24 Compare 2011 Wisconsin Act 9, enacted Feb 22, 2011, with ALEC, "Super Majority Act" (as of 1995). It is not clear that such a law would survive a constitutional challenge grounded in Lord Blackstone's dictate against a past majority binding a future majority's ability to legislate: "Acts of parlaiment derogatory from the power of subsequent parliaments bind not.... Because the legislature, being in truth the soverign power, is always of equal, always of absolute authority: it acknowledges no superior upon earth, which the prior legislature must ahve been, of its ordinances could bind the present parliament." William Blackstone, 1 Commentaries on the Laws of England 90 (1765), adopted in Newton v. Commissioners of Mahoning County, 100 U.S. 548 (1879) (stating "every succeeding legislature possesses the same same jurisdiction and power with respect to them as predecessors. The latter have the same power of repeal and modification, which the former had of enactment, neither more nor less. All occupy in this respect a footing of perfect equality."); see also United States v. Winstar Corp., 518 U.S. 839 (1996). See generally, John Davidson, "General Soverignty," University of Oregon. The bill is even more audacious because this ordinary statute, which seeks to require a super-majority for future tax increases, did not even pass itself by a super-majority in either the Senate or Assembly. The Senate vote was 20-12 and the Assembly vote was 57-36. Wisconsin Legislative Documents, "Assembly Bill 5."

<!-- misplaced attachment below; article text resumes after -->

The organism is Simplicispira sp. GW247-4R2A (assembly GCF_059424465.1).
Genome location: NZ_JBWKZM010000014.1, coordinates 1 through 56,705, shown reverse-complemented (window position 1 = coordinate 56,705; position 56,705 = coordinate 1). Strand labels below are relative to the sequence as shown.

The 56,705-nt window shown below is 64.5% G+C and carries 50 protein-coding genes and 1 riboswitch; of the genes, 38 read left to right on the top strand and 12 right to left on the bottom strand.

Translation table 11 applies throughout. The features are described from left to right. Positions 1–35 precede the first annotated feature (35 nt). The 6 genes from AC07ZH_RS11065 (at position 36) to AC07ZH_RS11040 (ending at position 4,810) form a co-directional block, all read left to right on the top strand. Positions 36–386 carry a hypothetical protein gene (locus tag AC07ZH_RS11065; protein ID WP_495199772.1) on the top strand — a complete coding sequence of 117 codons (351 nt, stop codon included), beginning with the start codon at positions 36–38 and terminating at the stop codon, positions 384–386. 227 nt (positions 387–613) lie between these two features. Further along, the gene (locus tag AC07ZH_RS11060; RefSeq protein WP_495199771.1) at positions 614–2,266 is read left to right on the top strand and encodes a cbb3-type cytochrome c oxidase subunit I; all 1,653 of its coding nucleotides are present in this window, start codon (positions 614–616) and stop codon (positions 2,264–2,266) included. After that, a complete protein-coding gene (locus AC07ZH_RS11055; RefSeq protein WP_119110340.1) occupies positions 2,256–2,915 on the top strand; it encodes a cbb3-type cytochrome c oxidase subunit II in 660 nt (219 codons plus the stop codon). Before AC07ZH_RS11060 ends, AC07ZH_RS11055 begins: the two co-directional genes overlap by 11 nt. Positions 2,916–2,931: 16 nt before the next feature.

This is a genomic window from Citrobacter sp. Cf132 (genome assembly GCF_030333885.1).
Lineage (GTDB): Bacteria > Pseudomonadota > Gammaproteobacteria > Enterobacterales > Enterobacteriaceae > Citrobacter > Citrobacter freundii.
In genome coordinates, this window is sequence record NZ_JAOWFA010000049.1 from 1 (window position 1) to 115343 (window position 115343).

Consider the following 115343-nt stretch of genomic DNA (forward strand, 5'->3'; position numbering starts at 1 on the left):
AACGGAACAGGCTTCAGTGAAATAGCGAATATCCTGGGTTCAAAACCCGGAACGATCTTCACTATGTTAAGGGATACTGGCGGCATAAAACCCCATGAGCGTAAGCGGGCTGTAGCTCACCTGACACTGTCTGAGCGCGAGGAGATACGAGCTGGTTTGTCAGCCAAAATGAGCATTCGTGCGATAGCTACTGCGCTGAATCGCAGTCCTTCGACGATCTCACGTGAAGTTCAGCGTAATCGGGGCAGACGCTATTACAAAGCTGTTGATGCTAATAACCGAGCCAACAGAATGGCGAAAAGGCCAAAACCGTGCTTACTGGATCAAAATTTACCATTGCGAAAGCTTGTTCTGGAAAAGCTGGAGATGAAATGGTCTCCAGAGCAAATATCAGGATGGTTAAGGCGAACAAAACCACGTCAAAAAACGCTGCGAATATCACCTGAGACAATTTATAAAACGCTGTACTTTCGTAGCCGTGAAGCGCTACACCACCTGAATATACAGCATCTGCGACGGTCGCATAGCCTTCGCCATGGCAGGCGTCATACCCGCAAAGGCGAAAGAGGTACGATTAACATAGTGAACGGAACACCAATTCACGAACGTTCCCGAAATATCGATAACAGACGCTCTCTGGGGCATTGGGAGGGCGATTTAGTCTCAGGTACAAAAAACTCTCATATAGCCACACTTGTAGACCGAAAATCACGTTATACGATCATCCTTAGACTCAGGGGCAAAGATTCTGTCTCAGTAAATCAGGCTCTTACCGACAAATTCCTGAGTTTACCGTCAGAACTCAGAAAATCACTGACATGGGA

26 Steve Schultze, “Transcript of prank call to Walker,” Milwaukee Journal Sentinel (Feb. 23, 2011), (quoting Walker as saying “This is an exciting time. This is, I told my cabinet, I had a dinner the Sunday uh, excuse me, Monday right after the sixth. Came home from the Super Bowl where the Packers won, that Monday night I had all my cabinet over to the residence for dinner, talked about what we were going to do, how we were going to do it, we’d already kind of built plans up but it was kind of the last hurrah before we dropped the bomb. And I stood up and I pulled out a picture of Ronald Reagan, and I said, you know, this may seem a little melodramatic, but 30 years ago Ronald Reagan, whose 100th birthday we just celebrated the day before, had one of the most defining moments of his political career, not just his presidency, when he fired the air traffic controllers. And I said, to me that moment was more important than just for labor relations or even the federal budget. That was the first crack in the Berlin Wall in the fall of Communism because from that point forward the Soviets and the Communists knew that Ronald Reagan wasn’t a pushover. And I said, this may not have as broad of world applications, but in Wisconsin’s history — little did I know how big it would be nationally — Wisconsin’s history, I said, this is our moment. This is our time to change the course of history, and this is why it’s so important that they were all there. I had a cabinet meeting this morning, I reminded them of that. I said, for those who thought I was being melodramatic, you now know it was purely putting it in the right context.” Ian Murphy (posing as David Koch) said: “[Laughs] Well, I tell you what, Scott: Once you crush these bastards I’ll fly you out to Cali (California) and really show you a good time” and Walker responded: “All right, that would be outstanding. Thanks for all the support in helping us move the cause forward, and we appreciate it, and we’re doing it the just and right thing for the right reasons and it’s all about getting our freedoms back.”)